In addition to the Kishwaukee River, DeKalb County is home to numerous smaller creeks and streams, including the South Branch Kishwaukee River, the North Branch Kishwaukee River, and the Sycamore Creek. These waterways provide habitat for a variety of fish species, including bass, catfish, and trout, as well as opportunities for outdoor recreation and relaxation.

While DeKalb County is not known for its natural lakes, there are several man-made lakes and reservoirs in the region. These lakes, including Pierce Lake and Shabbona Lake, offer opportunities for boating, fishing, and picnicking, as well as birdwatching and wildlife photography in the surrounding wetlands and forests.

Vegetation and Ecosystems:

The natural vegetation of DeKalb County consists primarily of grasslands, woodlands, and wetlands, with a mix of native and introduced plant species. Historically, the county was covered by tallgrass prairie, which supported a diverse array of plant and animal species, including grasses, wildflowers, and prairie wildlife.

Today, much of the county’s land has been converted to agricultural use, with crops such as corn, soybeans, and wheat being the most common. However, there are still pockets of natural habitat remaining, particularly along rivers and streams, where native plant species such as oaks, maples, and hickories can be found.

Wetlands and marshes are important ecosystems in DeKalb County, providing habitat for waterfowl, migratory birds, and other wildlife. These habitats also serve as natural buffers against flooding and erosion, as well as providing recreational opportunities for outdoor enthusiasts.

Human Impact and Development:

Throughout its history, DeKalb County has been shaped by human activity, from early Native American settlements to European colonization and modern development. The county’s fertile soils and abundant water resources attracted settlers to the region, leading to the establishment of farming communities, trading posts, and small towns.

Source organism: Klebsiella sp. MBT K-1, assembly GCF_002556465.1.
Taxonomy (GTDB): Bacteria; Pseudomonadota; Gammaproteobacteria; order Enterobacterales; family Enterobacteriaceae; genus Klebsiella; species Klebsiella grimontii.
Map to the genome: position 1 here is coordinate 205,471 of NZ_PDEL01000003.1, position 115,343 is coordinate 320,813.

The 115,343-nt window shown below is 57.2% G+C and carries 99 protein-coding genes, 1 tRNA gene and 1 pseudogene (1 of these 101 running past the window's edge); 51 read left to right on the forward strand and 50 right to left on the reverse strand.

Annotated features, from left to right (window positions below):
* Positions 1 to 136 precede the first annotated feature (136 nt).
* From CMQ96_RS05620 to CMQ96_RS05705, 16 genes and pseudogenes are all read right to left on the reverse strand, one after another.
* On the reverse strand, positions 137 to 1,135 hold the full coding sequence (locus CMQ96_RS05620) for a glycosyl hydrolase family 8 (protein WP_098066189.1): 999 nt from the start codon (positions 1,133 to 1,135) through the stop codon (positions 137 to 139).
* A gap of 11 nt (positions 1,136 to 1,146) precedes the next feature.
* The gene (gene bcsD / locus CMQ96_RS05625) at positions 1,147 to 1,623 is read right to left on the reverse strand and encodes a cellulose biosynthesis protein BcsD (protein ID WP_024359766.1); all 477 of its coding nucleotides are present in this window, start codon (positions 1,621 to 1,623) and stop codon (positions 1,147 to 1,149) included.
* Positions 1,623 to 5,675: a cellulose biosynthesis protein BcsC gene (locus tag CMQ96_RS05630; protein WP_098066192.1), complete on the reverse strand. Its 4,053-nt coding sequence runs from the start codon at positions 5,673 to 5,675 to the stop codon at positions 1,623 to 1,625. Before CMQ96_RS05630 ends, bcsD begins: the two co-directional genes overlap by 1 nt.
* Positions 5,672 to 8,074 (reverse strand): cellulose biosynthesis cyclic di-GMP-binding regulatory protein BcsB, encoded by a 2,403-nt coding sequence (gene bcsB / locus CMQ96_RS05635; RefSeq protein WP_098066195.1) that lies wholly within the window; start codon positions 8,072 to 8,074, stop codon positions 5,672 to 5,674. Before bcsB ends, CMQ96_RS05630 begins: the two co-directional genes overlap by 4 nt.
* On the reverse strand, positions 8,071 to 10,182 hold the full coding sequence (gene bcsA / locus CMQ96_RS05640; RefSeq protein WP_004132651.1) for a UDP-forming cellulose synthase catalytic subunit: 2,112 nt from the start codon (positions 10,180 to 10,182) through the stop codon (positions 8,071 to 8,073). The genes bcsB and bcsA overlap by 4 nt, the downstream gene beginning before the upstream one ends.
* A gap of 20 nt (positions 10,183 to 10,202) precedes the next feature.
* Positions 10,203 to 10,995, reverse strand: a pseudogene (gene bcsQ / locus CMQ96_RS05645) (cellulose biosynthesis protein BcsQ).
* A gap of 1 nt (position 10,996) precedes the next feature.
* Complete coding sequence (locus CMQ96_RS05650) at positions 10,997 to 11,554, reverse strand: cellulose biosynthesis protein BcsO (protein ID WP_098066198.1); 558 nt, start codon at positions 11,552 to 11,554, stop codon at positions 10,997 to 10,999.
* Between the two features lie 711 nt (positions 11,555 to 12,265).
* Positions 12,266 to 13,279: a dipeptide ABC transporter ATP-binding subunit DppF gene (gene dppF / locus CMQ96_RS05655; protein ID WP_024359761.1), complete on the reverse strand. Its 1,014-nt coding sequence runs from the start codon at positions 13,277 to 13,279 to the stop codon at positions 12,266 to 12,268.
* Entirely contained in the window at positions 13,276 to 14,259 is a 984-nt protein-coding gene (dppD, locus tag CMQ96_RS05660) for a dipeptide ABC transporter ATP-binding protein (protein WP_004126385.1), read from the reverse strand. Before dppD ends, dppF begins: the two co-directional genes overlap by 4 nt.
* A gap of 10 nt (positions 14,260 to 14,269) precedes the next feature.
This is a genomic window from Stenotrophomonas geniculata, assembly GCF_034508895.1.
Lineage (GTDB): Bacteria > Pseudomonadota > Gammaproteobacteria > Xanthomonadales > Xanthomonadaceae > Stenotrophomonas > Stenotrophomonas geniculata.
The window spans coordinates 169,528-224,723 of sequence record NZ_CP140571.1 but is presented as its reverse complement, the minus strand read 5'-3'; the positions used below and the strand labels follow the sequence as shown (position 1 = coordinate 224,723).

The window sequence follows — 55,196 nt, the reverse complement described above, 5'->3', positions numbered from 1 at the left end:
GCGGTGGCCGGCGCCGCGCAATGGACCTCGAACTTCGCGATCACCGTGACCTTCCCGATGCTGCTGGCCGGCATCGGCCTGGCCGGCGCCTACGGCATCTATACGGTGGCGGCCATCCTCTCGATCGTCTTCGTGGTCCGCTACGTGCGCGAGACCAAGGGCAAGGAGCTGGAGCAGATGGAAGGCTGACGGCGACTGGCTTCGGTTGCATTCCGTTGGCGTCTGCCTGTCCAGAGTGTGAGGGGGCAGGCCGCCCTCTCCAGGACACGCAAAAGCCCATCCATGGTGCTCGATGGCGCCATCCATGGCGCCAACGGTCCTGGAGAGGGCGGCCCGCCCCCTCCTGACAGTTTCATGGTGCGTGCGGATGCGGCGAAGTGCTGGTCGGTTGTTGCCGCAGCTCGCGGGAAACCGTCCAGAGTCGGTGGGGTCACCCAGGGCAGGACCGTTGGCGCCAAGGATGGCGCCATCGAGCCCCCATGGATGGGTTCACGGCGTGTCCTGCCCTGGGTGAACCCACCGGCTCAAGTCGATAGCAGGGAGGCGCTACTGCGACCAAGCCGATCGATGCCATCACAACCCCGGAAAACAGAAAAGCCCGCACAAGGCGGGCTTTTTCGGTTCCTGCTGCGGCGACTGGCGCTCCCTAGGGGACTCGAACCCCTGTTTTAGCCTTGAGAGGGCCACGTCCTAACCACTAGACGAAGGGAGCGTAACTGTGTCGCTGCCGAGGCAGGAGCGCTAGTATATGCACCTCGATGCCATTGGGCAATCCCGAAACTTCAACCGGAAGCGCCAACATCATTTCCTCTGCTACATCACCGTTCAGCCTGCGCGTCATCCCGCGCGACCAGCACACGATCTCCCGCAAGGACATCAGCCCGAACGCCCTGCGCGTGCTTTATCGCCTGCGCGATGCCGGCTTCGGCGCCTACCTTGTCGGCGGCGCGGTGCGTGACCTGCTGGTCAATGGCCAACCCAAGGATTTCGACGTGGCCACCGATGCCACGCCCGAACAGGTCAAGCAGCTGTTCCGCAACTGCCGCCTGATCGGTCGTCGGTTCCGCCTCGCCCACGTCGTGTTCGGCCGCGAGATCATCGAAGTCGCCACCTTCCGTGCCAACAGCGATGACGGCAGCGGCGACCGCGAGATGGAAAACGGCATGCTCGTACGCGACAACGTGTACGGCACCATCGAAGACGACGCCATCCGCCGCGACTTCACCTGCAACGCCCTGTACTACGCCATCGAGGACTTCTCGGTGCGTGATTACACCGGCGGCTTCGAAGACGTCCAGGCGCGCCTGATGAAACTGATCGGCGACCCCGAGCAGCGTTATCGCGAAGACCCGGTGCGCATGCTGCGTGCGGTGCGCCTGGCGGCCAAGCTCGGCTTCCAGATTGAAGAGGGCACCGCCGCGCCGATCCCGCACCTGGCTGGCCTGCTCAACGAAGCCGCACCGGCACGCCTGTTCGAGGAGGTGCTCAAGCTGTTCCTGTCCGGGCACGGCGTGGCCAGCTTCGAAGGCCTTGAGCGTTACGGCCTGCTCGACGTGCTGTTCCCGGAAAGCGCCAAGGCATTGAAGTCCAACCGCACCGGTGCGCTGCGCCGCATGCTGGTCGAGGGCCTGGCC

Today, DeKalb County is primarily rural, with agriculture being the dominant industry. The county is known for its productive farmland, which supports a variety of crops and livestock, as well as agribusinesses and food processing facilities.

In addition to agriculture, education, healthcare, and manufacturing are also important industries in DeKalb County, with institutions such as Northern Illinois University and Kishwaukee College serving as major employers and economic drivers.

The county’s towns and communities offer a mix of modern amenities and historic charm, with shops, restaurants, and cultural attractions that reflect the region’s rich heritage.

In conclusion, DeKalb County, Illinois, offers a blend of natural beauty, agricultural heritage, and small-town charm. From its fertile farmland to its scenic rivers and lakes, the county provides residents and visitors alike with an opportunity to experience the beauty and tranquility of the Illinois countryside. As stewards of this diverse landscape, it is essential to promote responsible development and ensure the long-term sustainability of DeKalb County’s natural resources and quality of life for future generations.